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What Would Cheney Advise Trump on North Korea?

November 8, 2017

Presidents George H.W. Bush and Roh Tae Woo exchange toasts at a state dinner in Seoul in January 1992.

As President Trump hopscotches across East Asia hoping to develop a viable strategy on North Korean nukes with the regional powers, newly posted declassified documents from the George H.W. Bush administration offer some valuable context on the challenges of dealing with Pyongyang.

Trump’s preferred m.o. may be to blow up every strategy, concept, and approach any predecessor ever conceived, but it’s likely his aides are angling diligently for policy options grounded in real world experience.  It’s one thing to pillory the Democratic Clinton administration, but harder for most Republicans to do the same with Bush 41, for many the standard-bearer of stolid, pragmatic, New World Order foreign policy-making.

According to an insight-filled trove of records National Security Archive Senior Fellow Bob Wampler obtained through the Freedom of Information Act, the senior Bush administration went through many of the same kinds of questions in the early 1990s that U.S. strategists still wrangle with today.

Top on the list of conclusions?  North Korea might be inclined to deal in bad faith but the best way to resolve the nuclear crisis on the Korean Peninsula was to continue to negotiate.  Bush had already taken a ground-breaking step (one the current commander-in-chief would have Tweeted mercilessly about) of pulling back all U.S. short-range tactical nuclear weapons deployed overseas, including the ones in South Korea.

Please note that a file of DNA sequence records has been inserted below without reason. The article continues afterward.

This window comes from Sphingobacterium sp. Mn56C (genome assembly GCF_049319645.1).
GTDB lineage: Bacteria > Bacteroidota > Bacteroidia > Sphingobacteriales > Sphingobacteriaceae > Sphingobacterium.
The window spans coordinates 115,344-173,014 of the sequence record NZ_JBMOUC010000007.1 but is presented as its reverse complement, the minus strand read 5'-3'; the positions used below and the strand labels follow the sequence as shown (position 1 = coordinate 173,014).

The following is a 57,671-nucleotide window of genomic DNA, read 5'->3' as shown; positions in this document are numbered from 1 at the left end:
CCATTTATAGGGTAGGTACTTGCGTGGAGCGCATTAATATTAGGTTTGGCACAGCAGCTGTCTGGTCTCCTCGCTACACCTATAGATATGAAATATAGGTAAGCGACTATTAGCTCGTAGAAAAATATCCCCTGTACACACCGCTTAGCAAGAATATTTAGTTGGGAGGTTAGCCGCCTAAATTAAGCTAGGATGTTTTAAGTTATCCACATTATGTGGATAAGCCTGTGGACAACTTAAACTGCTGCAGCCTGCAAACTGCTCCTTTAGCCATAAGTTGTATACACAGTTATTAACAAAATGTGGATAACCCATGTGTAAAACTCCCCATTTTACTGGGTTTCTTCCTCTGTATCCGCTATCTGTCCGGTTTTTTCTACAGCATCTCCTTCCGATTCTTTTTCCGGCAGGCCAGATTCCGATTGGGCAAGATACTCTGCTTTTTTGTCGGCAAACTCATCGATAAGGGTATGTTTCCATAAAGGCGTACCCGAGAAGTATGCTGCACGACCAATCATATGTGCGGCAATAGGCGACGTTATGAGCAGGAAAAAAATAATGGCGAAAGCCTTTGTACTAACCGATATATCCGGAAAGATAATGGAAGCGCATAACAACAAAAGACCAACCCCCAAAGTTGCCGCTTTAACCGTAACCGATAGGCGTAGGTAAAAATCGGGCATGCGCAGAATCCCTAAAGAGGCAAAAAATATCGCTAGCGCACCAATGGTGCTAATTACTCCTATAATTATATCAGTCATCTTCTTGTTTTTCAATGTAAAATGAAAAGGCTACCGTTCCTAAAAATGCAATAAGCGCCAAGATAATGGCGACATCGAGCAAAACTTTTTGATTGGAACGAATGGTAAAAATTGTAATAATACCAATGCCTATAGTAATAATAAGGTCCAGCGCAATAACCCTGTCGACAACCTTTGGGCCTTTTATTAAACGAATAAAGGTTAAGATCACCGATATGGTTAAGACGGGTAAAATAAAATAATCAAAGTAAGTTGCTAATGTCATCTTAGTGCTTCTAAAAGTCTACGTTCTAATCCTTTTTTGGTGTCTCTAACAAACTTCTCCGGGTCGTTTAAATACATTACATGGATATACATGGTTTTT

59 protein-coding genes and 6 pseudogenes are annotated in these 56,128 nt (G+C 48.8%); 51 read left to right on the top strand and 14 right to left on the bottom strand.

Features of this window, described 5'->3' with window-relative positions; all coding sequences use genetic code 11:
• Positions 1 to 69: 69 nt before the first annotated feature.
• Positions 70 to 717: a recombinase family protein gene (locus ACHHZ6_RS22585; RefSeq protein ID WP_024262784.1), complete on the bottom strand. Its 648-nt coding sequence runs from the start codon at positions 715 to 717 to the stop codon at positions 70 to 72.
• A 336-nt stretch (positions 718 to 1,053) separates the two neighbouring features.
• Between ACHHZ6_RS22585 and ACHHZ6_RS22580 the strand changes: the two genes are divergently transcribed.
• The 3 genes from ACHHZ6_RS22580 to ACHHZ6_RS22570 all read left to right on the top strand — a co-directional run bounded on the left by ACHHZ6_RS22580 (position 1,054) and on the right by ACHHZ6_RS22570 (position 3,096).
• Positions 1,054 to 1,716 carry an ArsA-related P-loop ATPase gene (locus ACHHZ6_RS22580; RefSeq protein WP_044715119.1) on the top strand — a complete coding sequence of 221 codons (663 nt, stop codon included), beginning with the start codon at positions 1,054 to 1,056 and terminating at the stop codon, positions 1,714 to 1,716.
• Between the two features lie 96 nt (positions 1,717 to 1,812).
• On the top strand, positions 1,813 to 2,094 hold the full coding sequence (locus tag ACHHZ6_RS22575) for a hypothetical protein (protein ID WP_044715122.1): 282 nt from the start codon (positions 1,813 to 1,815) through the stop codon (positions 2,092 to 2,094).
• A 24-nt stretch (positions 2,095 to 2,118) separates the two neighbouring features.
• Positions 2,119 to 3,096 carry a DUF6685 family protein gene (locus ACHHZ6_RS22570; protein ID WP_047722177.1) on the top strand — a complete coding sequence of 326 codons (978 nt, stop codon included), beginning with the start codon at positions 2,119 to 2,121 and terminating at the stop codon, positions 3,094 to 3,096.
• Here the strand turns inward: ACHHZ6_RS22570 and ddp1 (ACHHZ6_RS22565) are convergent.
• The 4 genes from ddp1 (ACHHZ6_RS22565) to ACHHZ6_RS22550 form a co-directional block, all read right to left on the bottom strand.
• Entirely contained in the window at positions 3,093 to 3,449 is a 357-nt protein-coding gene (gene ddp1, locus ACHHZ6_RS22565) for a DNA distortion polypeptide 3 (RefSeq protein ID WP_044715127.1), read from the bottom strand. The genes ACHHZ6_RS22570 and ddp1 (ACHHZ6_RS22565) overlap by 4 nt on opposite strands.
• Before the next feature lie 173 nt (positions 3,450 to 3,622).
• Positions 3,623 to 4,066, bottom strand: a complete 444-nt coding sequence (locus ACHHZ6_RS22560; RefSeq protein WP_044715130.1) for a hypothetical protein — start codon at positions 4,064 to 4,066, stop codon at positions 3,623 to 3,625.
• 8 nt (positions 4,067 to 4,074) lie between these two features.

Briefing Book, Deputies Committee Meeting, ca. 12/13/1991 (Secret)

In line with this initiative, American policy-makers focusing on North Korea insisted that the use of force should not be on the table, at least at first.  No less a hawk than Defense Secretary Dick Cheney told South Korean and Japanese leaders they shouldn’t even consider “military measures” since merely discussing the possibility could put their initial diplomatic strategy in jeopardy, according a Deputies-level briefing book from December 1991.

A key to the U.S. approach two decades ago was recognizing the need to balance the interests of the major regional players – South Korea, Japan, and China.  South Korea was already on essentially the same plane as the White House in terms of prioritizing negotiations – which no-one was under the illusion would be soft.

Seoul’s idea was that the North’s vast economic problems would let the allies “continue to tighten the screws” on Pyongyang to get it to loosen its grip on its population and begin to come to terms on a range of bilateral agreements including on nuclear issues.  U.S. strategists used a similar metaphor – contriving “nooses” to put around North Korea if it tried to delay.  Multilateral coercive measures were very much an option for the Bush administration.

As for China, American policymakers admitted they didn’t quite know how to judge its motives, but they knew enough to be sure Beijing was not going to act in a way that would fundamentally undermine the regime in Pyongyang.

Today’s e-book by Bob Wampler is the latest in a series on U.S. policy toward the two Koreas posted over the years.  (Links are provided in the posting.)  See also the two major digitized collections of thousands of documents on the U.S.-Korea policy published as part of the growing Digital National Security Archive (DNSA). The series is subscription-based through the academic publisher ProQuest, and is available through many major public and university libraries.


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